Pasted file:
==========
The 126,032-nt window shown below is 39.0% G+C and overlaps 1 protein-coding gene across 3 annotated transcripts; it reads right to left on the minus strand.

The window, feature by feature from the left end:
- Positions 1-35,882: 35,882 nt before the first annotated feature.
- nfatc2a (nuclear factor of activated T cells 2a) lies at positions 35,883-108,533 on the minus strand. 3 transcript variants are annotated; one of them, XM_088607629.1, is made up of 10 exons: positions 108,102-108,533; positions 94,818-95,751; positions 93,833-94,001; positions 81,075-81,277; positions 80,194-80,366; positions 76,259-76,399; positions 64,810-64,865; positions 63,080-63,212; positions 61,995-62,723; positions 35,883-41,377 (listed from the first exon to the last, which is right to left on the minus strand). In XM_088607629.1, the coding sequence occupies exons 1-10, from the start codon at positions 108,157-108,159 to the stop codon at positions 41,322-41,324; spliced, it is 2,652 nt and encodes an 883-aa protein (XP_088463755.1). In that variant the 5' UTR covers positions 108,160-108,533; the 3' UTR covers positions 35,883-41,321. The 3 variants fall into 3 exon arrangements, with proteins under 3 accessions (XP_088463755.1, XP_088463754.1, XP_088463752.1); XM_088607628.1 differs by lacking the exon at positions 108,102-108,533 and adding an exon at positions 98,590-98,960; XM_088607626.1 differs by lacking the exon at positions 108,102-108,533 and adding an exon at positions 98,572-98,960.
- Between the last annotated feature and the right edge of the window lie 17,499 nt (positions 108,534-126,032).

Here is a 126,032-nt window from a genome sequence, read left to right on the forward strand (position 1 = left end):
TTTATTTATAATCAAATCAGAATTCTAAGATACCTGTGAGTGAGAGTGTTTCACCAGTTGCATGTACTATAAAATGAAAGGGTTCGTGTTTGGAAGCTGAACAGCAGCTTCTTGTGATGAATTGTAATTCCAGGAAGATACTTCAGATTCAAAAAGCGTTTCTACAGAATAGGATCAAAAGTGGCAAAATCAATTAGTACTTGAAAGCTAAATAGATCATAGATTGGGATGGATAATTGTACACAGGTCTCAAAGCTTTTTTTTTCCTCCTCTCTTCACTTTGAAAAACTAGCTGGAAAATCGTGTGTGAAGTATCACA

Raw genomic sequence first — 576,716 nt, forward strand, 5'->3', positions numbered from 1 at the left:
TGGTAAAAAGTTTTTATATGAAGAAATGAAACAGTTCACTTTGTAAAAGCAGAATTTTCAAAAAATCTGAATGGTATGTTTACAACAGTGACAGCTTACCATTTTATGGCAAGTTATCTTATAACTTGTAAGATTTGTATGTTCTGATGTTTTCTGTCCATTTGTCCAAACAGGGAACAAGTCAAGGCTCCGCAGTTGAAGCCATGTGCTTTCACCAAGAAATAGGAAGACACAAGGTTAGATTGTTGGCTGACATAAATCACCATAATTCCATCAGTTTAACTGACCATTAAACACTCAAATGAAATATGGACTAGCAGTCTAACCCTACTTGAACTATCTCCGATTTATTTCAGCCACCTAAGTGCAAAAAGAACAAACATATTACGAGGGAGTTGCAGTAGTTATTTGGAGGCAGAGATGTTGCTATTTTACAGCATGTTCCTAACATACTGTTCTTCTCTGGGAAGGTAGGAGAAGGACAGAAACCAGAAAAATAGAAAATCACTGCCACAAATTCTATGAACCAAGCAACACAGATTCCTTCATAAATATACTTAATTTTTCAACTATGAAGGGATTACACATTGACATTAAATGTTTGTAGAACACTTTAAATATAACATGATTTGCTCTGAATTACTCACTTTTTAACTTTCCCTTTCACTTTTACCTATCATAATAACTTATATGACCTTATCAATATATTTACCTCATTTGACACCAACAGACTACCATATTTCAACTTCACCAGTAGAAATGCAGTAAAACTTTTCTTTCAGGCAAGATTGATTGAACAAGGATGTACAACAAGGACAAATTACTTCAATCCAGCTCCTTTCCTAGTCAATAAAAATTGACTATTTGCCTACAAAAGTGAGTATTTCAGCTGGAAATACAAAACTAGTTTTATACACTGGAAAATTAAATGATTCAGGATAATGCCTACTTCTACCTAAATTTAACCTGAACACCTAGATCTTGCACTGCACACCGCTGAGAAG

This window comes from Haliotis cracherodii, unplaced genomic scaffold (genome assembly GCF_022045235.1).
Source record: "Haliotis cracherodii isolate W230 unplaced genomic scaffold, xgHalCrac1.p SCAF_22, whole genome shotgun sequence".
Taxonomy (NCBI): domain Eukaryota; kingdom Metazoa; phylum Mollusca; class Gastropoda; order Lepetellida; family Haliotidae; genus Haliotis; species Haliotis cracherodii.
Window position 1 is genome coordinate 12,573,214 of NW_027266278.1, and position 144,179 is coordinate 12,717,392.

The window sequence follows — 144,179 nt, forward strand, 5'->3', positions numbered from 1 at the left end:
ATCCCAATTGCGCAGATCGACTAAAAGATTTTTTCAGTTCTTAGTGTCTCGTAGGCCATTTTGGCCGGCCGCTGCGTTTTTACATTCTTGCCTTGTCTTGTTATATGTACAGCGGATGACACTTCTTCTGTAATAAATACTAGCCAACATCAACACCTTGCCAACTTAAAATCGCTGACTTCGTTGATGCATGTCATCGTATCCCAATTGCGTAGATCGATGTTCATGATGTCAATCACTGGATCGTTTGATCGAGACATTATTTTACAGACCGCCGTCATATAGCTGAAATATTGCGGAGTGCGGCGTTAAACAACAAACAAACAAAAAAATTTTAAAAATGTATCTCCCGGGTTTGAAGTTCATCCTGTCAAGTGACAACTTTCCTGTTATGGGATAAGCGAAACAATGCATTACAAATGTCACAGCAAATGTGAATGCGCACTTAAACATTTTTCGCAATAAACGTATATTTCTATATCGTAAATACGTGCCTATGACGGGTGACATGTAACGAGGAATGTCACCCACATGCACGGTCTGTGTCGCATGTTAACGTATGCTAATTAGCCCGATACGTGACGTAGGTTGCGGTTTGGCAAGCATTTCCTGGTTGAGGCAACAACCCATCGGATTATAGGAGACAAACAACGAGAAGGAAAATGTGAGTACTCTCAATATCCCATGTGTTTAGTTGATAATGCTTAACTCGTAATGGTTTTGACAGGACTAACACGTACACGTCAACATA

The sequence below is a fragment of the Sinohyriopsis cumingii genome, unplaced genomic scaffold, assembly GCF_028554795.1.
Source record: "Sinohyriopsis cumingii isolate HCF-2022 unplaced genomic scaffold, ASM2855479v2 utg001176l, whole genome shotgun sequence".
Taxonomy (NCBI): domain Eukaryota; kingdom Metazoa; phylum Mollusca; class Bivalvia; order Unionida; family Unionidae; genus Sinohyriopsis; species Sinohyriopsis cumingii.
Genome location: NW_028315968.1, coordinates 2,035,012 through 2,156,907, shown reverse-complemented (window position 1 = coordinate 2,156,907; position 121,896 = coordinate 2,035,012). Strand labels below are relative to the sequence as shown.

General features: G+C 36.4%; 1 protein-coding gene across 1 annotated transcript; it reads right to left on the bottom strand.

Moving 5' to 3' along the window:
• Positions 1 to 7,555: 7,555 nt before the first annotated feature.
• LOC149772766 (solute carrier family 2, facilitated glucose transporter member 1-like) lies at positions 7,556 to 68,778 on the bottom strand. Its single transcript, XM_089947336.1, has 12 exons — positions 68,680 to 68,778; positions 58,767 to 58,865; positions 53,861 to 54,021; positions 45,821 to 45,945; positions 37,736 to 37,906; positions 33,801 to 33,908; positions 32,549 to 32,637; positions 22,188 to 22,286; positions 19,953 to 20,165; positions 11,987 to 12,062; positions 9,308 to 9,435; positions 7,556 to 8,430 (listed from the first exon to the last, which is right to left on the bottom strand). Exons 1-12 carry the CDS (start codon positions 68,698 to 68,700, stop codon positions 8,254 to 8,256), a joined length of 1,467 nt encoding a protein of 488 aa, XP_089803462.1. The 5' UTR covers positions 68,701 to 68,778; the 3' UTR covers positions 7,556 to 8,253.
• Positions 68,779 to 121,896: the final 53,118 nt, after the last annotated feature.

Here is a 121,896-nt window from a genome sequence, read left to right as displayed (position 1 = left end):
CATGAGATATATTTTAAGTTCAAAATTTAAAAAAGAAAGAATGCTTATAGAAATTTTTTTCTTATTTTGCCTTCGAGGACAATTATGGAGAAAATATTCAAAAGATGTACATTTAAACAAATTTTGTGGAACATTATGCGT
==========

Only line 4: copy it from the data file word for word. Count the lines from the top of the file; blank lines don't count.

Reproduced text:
- nfatc2a (nuclear factor of activated T cells 2a) lies at positions 35,883-108,533 on the minus strand. 3 transcript variants are annotated; one of them, XM_088607629.1, is made up of 10 exons: positions 108,102-108,533; positions 94,818-95,751; positions 93,833-94,001; positions 81,075-81,277; positions 80,194-80,366; positions 76,259-76,399; positions 64,810-64,865; positions 63,080-63,212; positions 61,995-62,723; positions 35,883-41,377 (listed from the first exon to the last, which is right to left on the minus strand). In XM_088607629.1, the coding sequence occupies exons 1-10, from the start codon at positions 108,157-108,159 to the stop codon at positions 41,322-41,324; spliced, it is 2,652 nt and encodes an 883-aa protein (XP_088463755.1). In that variant the 5' UTR covers positions 108,160-108,533; the 3' UTR covers positions 35,883-41,321. The 3 variants fall into 3 exon arrangements, with proteins under 3 accessions (XP_088463755.1, XP_088463754.1, XP_088463752.1); XM_088607628.1 differs by lacking the exon at positions 108,102-108,533 and adding an exon at positions 98,590-98,960; XM_088607626.1 differs by lacking the exon at positions 108,102-108,533 and adding an exon at positions 98,572-98,960.